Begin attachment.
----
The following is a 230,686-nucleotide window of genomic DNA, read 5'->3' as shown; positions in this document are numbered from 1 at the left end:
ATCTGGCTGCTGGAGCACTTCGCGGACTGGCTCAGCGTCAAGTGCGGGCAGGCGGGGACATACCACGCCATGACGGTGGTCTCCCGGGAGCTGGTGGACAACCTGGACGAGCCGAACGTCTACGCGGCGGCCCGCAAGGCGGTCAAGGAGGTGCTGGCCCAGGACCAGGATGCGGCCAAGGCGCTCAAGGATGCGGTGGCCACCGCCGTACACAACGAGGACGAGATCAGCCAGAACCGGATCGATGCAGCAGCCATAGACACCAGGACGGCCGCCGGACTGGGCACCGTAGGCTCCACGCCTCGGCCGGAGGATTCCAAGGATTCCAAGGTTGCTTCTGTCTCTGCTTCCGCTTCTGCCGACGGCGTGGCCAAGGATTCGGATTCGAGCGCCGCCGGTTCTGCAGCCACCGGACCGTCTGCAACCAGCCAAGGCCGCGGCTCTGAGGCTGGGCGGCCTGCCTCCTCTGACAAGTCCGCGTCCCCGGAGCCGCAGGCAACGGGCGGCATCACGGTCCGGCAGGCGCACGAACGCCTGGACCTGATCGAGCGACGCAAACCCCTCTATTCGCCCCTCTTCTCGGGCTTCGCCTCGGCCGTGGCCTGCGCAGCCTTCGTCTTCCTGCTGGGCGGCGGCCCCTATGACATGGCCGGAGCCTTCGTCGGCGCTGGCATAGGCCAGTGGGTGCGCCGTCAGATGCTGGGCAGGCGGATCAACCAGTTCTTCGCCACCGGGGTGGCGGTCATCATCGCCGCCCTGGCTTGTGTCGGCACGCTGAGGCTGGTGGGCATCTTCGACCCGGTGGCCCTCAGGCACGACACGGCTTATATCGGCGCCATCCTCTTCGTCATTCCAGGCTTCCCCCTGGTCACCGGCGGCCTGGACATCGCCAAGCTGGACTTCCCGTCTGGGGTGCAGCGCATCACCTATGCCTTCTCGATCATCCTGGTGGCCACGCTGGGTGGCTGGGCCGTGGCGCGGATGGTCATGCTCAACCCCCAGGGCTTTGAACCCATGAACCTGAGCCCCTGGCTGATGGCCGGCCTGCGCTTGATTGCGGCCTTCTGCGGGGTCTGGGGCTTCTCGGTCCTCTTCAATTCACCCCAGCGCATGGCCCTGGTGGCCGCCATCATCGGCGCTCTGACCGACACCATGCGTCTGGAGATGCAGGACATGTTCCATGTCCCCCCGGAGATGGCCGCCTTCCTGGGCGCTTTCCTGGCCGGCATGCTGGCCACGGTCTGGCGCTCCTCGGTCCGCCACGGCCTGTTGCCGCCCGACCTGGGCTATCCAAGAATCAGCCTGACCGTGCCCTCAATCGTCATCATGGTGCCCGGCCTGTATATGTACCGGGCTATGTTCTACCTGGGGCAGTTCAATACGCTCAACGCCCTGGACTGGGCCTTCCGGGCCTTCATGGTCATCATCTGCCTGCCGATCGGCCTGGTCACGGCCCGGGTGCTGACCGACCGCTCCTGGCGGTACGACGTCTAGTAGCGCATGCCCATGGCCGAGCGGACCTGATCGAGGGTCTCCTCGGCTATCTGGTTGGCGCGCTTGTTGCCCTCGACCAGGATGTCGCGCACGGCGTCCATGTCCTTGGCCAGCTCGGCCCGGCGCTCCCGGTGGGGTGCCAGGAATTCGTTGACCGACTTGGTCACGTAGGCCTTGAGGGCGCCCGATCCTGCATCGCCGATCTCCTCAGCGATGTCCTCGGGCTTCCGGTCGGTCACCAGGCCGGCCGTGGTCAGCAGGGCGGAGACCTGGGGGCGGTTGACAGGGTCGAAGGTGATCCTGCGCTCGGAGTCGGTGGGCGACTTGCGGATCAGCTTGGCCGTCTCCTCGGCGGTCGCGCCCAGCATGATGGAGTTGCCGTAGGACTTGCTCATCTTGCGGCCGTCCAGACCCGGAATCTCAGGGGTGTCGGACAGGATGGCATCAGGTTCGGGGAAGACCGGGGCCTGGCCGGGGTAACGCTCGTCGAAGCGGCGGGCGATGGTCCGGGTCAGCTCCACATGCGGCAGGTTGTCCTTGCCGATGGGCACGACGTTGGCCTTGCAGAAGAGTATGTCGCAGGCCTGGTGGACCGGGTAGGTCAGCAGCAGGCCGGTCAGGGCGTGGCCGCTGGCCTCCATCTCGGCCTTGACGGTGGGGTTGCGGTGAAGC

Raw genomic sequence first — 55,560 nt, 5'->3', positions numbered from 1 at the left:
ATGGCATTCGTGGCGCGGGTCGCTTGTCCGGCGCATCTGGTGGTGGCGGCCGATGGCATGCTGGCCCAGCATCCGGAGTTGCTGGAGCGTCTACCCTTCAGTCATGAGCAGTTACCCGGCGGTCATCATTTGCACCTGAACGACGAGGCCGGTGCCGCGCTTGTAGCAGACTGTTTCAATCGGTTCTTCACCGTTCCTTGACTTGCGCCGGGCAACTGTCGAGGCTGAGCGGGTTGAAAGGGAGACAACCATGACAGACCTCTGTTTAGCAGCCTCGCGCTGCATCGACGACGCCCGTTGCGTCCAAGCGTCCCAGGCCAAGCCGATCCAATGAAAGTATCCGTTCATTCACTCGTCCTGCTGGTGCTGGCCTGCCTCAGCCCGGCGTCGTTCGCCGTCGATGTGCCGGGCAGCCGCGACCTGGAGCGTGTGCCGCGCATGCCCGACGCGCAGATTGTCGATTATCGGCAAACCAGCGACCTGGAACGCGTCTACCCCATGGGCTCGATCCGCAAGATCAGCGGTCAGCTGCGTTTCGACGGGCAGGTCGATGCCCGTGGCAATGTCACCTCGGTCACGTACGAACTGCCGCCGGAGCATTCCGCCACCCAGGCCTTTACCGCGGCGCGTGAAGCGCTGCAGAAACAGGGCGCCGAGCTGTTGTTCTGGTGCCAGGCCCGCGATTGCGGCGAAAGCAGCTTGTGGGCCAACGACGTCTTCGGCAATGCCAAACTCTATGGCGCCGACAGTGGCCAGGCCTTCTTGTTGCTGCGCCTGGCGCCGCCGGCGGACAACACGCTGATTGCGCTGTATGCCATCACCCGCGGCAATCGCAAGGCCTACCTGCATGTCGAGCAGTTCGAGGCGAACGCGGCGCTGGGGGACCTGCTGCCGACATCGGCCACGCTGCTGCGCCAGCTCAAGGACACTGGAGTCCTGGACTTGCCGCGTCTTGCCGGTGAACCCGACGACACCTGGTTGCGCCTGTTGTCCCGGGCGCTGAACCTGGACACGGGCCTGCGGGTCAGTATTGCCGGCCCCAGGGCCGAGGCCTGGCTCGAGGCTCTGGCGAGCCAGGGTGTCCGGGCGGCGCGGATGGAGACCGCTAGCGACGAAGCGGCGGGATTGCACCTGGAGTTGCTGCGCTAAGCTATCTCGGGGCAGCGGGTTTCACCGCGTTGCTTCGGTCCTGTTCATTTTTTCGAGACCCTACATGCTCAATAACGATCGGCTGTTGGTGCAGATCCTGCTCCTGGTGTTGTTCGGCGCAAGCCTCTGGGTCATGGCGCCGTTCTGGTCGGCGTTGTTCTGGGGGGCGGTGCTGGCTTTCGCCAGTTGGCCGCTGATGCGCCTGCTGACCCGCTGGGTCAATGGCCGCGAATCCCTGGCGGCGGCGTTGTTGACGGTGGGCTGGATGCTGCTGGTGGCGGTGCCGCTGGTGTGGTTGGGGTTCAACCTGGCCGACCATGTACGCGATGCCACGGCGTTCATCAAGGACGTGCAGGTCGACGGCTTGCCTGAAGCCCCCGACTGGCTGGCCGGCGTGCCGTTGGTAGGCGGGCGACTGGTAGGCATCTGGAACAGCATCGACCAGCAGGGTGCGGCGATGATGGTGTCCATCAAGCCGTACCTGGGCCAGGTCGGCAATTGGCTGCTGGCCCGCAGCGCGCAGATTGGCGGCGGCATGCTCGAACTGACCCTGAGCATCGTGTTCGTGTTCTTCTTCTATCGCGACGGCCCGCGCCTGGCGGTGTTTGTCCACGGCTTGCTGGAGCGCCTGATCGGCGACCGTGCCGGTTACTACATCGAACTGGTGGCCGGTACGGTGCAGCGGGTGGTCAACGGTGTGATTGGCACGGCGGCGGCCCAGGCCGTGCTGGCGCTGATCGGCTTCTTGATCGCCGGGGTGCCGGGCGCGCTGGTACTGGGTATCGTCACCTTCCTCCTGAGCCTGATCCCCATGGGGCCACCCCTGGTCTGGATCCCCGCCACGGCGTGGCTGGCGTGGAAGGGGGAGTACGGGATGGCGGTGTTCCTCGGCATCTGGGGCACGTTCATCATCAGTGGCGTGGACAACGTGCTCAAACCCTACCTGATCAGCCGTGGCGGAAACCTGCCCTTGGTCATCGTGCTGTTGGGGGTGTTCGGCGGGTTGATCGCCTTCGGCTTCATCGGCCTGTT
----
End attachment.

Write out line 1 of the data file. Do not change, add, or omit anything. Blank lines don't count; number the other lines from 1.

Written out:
The following is a 230,686-nucleotide window of genomic DNA, read 5'->3' as shown; positions in this document are numbered from 1 at the left end: